59. Hence His words, actions, commands, miracles, and especially those works which manifest more clearly His love for us—such as the divine institution of the Eucharist, His most bitter sufferings and death, the loving gift of His holy Mother to us, the founding of the Church for us, and finally, the sending of the Holy Spirit upon the Apostles and upon us—all these, We say, ought to be looked upon as proofs of His threefold love.Newman's prayer to the Sacred Heart can be found here, whilst the traditional Litany of the Sacred Heart attracts a partial indulgence.
60. Likewise we ought to meditate most lovingly on the beating of His Sacred Heart by which He seemed, as it were, to measure the time of His sojourn on earth until that final moment when, as the Evangelists testify, "crying out with a loud voice 'It is finished.', and bowing His Head, He yielded up the ghost." Then it was that His heart ceased to beat and His sensible love was interrupted until the time when, triumphing over death, He rose from the tomb.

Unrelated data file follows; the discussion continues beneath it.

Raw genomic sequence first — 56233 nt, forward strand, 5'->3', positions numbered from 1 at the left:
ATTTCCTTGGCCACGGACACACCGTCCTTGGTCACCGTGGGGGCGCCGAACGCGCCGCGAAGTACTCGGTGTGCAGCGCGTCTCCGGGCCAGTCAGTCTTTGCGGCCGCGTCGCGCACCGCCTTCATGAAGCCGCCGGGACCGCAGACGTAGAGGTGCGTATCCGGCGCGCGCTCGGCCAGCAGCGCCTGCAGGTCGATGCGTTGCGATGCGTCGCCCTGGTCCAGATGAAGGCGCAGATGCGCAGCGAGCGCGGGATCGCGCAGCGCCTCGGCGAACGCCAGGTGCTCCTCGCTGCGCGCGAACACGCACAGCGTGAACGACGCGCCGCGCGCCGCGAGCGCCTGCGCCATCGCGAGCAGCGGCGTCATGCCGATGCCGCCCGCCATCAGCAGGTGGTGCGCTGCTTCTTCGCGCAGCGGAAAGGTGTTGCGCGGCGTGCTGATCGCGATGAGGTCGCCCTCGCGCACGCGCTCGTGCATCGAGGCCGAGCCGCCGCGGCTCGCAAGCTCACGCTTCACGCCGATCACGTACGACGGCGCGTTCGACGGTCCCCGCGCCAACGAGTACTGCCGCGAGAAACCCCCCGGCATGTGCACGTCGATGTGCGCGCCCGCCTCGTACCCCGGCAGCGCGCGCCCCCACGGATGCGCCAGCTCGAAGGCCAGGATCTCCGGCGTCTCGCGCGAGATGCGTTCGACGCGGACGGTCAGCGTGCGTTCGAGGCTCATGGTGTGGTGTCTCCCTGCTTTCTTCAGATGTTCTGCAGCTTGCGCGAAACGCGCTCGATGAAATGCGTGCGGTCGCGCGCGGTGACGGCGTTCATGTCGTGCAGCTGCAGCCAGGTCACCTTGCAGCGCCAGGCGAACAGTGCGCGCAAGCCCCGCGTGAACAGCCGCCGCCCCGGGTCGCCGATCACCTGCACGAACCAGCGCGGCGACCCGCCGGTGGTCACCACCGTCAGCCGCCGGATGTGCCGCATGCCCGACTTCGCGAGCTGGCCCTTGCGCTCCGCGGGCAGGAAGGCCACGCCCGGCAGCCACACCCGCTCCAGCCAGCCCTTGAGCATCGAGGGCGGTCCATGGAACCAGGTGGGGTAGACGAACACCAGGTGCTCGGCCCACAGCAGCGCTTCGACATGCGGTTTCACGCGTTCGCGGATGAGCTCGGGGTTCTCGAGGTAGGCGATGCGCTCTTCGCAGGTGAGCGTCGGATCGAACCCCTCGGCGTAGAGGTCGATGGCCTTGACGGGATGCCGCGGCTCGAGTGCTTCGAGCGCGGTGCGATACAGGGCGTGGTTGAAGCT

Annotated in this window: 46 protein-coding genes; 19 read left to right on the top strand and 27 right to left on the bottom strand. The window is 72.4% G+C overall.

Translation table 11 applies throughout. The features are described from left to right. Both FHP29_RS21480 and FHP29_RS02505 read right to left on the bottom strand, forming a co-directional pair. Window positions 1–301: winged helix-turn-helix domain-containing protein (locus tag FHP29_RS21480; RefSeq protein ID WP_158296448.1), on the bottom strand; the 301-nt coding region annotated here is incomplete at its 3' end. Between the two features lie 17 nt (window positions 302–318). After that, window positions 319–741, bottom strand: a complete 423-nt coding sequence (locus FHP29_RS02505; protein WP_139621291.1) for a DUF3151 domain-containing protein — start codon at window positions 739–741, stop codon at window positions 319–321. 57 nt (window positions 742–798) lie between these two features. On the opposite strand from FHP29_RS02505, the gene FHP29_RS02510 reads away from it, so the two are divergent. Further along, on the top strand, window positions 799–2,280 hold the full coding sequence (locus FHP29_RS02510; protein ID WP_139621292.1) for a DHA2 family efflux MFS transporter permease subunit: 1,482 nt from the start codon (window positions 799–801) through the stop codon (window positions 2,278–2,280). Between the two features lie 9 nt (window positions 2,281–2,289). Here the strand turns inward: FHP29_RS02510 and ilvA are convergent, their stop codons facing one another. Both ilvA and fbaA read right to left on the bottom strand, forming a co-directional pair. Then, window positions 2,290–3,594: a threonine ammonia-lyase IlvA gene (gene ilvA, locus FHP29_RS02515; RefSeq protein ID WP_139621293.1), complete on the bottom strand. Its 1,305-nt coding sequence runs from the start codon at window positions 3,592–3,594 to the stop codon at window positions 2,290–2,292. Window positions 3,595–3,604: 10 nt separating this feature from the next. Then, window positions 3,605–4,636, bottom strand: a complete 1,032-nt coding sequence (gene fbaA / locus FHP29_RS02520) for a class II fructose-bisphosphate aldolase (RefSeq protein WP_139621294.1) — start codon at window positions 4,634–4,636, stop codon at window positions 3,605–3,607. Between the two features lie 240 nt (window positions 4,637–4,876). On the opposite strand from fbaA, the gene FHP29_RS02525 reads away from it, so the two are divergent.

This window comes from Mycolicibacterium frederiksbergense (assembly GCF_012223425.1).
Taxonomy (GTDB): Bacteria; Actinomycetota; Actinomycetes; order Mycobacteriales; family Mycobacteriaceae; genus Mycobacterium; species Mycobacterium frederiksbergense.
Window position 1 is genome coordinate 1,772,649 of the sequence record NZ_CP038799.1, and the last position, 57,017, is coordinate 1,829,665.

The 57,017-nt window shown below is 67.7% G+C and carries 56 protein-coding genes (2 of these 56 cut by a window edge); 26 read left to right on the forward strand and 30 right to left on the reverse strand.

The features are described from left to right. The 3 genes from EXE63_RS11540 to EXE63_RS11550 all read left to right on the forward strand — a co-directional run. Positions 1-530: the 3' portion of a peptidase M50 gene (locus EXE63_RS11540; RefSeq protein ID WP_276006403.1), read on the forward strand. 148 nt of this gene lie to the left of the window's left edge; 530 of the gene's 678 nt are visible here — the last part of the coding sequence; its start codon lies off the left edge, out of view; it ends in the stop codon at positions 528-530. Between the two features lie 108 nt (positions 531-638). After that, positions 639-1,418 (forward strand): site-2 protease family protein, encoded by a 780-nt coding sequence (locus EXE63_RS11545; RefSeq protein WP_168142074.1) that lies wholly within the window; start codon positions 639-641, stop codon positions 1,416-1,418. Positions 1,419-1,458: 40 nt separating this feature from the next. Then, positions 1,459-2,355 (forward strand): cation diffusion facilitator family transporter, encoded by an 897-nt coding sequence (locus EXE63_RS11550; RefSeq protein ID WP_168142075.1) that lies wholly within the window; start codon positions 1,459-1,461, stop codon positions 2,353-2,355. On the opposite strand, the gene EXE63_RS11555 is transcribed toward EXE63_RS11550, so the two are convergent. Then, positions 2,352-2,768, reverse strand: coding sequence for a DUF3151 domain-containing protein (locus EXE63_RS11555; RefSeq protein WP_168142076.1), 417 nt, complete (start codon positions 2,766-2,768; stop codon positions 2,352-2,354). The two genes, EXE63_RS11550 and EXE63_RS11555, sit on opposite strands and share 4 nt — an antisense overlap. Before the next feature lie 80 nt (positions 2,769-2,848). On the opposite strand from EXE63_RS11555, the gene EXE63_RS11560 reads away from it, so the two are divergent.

61. But after His glorified body had been re-united to the soul of the divine Redeemer, conqueror of death, His most Sacred Heart never ceased, and never will cease, to beat with calm and imperturbable pulsations. Likewise, it will never cease to symbolize the threefold love with which He is bound to His heavenly Father and the entire human race, of which He has every claim to be the mystical Head.
Friday, June 18, 2004
Cor Iesu, patiens et multae misericordiae, miserere nobis...
Today we celebrate the Feast of the Sacred Heart. The Catholic Encyclopedia has a good article on devotion to the Sacred Heart, though surpsrising fails to mention the importance of devotion to the Sacred Heart of Jesus in the fight against Jansenism. Fr John Hardon SJ wrote this short article on the doctrinal basis of the devotion, whilst probably the most important magisterial document in this regard is Pius XII's Haurietis Aquas. Amongst the wonderful passages from the later, I'm particularly taken by: